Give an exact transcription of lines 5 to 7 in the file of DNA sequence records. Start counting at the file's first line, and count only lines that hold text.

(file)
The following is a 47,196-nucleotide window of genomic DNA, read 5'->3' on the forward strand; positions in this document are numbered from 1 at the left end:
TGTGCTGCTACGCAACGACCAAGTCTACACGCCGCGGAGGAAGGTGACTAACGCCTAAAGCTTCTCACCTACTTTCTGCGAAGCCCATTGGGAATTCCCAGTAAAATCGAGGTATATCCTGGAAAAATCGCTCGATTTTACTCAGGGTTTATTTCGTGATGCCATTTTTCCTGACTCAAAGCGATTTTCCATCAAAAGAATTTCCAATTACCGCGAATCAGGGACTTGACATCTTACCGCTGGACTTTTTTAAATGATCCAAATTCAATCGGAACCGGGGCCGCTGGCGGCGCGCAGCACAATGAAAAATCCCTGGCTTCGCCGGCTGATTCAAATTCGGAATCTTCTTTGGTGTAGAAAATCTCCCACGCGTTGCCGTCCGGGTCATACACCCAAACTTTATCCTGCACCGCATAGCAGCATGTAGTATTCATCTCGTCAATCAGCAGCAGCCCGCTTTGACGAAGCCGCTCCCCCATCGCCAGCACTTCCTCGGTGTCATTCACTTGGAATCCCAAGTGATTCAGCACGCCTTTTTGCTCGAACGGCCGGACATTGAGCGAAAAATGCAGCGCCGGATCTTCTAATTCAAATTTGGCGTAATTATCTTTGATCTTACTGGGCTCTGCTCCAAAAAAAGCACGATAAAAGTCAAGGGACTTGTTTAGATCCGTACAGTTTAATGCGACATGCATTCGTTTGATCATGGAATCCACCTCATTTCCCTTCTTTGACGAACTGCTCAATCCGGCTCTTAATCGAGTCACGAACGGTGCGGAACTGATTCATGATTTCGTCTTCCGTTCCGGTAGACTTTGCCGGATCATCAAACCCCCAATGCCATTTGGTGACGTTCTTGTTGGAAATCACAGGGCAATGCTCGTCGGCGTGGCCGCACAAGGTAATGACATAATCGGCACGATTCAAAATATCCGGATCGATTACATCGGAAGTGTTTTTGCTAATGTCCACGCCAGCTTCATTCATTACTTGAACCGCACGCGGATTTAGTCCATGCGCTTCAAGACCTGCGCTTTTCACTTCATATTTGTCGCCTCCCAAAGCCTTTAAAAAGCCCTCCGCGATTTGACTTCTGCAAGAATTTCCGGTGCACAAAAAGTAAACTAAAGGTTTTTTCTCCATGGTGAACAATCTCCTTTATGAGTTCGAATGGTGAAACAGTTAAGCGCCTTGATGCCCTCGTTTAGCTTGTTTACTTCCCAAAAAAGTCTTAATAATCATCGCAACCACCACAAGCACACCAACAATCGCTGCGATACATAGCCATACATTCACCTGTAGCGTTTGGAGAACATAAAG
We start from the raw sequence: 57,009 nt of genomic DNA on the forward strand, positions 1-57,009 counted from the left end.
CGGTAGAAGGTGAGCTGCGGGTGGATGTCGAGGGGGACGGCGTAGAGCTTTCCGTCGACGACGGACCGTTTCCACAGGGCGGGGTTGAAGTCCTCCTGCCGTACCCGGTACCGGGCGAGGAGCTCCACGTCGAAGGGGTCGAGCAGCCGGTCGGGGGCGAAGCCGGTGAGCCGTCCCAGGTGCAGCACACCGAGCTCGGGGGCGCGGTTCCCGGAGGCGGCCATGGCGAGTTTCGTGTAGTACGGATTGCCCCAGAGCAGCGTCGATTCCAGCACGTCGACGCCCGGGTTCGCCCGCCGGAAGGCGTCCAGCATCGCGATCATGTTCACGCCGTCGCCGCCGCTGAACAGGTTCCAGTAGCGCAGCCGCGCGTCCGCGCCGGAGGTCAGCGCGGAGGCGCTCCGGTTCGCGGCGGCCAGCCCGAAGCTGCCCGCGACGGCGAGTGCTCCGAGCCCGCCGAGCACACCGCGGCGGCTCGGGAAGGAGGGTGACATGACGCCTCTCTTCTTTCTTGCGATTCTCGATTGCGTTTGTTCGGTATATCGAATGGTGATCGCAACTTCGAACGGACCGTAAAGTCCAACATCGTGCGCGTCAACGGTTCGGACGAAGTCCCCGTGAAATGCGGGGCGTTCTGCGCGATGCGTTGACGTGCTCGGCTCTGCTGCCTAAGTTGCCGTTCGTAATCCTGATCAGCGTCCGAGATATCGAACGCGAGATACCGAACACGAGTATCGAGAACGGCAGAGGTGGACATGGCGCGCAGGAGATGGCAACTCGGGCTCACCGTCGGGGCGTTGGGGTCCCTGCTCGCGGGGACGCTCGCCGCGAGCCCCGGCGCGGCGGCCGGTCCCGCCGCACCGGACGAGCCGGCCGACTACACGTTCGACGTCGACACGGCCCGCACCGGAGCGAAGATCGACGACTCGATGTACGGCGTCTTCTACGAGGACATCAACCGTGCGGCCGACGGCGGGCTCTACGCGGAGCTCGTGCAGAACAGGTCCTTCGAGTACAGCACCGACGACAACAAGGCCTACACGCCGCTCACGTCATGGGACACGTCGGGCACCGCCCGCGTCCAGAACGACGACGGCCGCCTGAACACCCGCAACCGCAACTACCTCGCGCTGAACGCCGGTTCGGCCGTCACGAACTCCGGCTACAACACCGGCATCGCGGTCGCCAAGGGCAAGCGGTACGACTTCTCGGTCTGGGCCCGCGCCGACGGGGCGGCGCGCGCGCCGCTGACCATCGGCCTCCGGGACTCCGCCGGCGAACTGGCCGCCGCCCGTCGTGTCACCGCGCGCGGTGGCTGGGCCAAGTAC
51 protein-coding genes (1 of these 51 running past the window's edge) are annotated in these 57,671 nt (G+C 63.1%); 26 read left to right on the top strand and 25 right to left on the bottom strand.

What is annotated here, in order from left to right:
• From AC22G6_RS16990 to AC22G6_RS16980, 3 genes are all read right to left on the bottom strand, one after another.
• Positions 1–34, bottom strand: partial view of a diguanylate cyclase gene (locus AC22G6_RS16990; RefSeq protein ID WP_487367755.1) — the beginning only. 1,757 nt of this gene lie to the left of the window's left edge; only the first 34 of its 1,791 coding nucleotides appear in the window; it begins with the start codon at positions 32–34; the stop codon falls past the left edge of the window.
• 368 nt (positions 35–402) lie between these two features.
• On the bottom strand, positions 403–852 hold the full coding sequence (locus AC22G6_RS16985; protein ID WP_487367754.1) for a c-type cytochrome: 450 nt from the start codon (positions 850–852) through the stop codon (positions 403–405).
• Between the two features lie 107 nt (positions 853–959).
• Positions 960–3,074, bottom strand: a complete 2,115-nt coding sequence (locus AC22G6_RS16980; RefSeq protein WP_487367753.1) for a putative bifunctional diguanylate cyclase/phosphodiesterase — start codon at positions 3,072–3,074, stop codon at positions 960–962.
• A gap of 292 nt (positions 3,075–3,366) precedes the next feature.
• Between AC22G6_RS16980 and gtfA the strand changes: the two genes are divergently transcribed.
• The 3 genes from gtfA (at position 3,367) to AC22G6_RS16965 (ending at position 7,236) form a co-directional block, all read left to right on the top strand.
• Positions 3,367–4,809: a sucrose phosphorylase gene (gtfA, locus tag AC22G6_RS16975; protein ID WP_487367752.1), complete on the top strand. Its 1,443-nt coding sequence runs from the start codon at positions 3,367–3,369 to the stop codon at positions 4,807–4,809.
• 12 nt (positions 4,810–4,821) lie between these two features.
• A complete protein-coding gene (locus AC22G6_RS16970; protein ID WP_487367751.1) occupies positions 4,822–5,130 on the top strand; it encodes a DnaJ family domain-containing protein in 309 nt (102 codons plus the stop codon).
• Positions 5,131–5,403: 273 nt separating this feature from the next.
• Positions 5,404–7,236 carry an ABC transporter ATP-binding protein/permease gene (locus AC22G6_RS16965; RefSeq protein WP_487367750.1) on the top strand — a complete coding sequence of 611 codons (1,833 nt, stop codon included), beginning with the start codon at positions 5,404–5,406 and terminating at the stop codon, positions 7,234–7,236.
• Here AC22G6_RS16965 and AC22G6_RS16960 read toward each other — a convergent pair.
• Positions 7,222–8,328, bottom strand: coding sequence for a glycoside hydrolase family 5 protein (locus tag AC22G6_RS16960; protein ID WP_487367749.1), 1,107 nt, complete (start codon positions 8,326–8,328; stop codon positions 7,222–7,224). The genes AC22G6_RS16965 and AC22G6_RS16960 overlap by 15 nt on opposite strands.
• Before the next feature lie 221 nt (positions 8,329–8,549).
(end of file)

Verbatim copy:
51 protein-coding genes (1 of these 51 running past the window's edge) are annotated in these 57,671 nt (G+C 63.1%); 26 read left to right on the top strand and 25 right to left on the bottom strand.

What is annotated here, in order from left to right:
• From AC22G6_RS16990 to AC22G6_RS16980, 3 genes are all read right to left on the bottom strand, one after another.